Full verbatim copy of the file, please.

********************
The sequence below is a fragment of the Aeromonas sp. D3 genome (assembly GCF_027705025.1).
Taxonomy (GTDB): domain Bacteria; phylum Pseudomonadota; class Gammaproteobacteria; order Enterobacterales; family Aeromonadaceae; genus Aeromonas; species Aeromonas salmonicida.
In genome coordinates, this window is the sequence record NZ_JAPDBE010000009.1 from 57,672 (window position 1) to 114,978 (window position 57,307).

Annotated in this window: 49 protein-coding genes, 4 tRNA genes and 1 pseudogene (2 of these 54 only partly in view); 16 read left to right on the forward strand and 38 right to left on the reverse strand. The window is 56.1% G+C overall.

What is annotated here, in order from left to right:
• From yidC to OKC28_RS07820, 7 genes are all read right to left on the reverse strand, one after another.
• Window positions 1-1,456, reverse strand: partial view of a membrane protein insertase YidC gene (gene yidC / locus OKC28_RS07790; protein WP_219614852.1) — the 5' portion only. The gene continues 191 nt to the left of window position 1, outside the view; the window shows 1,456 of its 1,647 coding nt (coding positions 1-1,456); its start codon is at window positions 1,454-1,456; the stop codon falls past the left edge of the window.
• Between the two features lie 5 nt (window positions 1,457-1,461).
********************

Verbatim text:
The sequence below is a fragment of the Aeromonas sp. D3 genome (assembly GCF_027705025.1).
Taxonomy (GTDB): domain Bacteria; phylum Pseudomonadota; class Gammaproteobacteria; order Enterobacterales; family Aeromonadaceae; genus Aeromonas; species Aeromonas salmonicida.
In genome coordinates, this window is the sequence record NZ_JAPDBE010000009.1 from 57,672 (window position 1) to 114,978 (window position 57,307).

Annotated in this window: 49 protein-coding genes, 4 tRNA genes and 1 pseudogene (2 of these 54 only partly in view); 16 read left to right on the forward strand and 38 right to left on the reverse strand. The window is 56.1% G+C overall.

What is annotated here, in order from left to right:
• From yidC to OKC28_RS07820, 7 genes are all read right to left on the reverse strand, one after another.
• Window positions 1-1,456, reverse strand: partial view of a membrane protein insertase YidC gene (gene yidC / locus OKC28_RS07790; protein WP_219614852.1) — the 5' portion only. The gene continues 191 nt to the left of window position 1, outside the view; the window shows 1,456 of its 1,647 coding nt (coding positions 1-1,456); its start codon is at window positions 1,454-1,456; the stop codon falls past the left edge of the window.
• Between the two features lie 5 nt (window positions 1,457-1,461).